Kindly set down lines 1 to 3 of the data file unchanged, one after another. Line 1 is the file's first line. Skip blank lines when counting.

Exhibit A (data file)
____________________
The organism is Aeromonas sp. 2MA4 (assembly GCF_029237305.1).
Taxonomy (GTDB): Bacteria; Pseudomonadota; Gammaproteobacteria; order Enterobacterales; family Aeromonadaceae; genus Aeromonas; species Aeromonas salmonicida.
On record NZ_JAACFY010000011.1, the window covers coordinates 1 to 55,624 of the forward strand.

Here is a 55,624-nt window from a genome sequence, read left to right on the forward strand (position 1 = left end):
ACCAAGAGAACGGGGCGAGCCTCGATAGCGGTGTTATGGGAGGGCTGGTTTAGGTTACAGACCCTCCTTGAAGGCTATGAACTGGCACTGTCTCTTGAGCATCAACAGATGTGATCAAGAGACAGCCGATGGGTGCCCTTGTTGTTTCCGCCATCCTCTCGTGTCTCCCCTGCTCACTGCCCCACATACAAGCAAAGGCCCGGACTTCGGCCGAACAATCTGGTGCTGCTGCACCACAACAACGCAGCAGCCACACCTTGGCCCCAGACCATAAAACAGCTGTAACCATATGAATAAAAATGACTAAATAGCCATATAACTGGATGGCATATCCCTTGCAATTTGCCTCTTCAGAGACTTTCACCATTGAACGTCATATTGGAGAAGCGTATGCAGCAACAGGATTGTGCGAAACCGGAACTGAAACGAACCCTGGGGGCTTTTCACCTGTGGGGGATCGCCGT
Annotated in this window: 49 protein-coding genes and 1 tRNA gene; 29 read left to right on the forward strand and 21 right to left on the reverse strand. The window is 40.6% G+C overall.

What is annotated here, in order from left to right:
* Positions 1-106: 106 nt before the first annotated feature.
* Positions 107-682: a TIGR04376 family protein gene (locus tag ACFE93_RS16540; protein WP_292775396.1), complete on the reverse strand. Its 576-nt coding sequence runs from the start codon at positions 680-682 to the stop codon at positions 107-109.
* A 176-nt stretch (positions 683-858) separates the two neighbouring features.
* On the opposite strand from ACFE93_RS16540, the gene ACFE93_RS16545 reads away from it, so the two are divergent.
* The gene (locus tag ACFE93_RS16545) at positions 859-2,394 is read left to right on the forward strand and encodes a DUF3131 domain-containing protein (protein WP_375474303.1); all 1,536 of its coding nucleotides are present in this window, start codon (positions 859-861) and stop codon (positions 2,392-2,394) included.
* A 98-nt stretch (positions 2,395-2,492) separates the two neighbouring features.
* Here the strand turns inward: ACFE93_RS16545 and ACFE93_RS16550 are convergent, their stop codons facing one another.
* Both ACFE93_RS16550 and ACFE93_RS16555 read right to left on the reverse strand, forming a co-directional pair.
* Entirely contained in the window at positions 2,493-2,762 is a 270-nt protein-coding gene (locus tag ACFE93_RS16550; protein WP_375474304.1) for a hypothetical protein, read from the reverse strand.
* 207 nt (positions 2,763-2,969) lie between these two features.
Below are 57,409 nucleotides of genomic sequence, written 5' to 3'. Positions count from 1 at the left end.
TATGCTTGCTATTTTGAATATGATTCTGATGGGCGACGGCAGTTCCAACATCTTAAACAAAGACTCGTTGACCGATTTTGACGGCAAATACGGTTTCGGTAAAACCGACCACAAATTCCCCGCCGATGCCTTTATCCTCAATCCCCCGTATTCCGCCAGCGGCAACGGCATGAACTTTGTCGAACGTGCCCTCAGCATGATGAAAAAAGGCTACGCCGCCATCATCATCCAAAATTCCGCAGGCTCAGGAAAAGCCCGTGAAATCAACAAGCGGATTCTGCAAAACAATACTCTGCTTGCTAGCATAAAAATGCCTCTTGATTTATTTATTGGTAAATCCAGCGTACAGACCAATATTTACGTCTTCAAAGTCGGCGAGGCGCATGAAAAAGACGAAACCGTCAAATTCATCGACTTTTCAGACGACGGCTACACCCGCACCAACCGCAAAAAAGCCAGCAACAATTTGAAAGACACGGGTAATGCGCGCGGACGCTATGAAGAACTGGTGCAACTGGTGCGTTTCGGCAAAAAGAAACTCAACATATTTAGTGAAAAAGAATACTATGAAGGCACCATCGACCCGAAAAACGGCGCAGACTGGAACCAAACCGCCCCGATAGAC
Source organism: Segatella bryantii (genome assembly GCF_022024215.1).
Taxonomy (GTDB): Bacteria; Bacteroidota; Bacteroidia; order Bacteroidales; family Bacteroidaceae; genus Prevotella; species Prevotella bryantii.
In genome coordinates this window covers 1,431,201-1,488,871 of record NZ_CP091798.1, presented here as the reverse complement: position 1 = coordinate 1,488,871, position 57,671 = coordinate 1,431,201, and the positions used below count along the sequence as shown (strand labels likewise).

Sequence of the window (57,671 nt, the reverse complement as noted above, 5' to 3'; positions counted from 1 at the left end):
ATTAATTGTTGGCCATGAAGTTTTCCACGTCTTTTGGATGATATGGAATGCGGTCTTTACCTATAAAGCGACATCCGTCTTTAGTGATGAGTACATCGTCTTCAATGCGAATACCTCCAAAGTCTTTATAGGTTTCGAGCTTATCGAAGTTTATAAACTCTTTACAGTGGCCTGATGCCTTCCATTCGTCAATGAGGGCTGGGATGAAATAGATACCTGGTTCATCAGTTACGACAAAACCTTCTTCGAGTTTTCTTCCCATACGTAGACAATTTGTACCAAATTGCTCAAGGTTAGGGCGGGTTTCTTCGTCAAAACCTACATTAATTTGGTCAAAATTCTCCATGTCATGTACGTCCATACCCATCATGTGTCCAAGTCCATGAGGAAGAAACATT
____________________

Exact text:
The organism is Aeromonas sp. 2MA4 (assembly GCF_029237305.1).
Taxonomy (GTDB): Bacteria; Pseudomonadota; Gammaproteobacteria; order Enterobacterales; family Aeromonadaceae; genus Aeromonas; species Aeromonas salmonicida.
On record NZ_JAACFY010000011.1, the window covers coordinates 1 to 55,624 of the forward strand.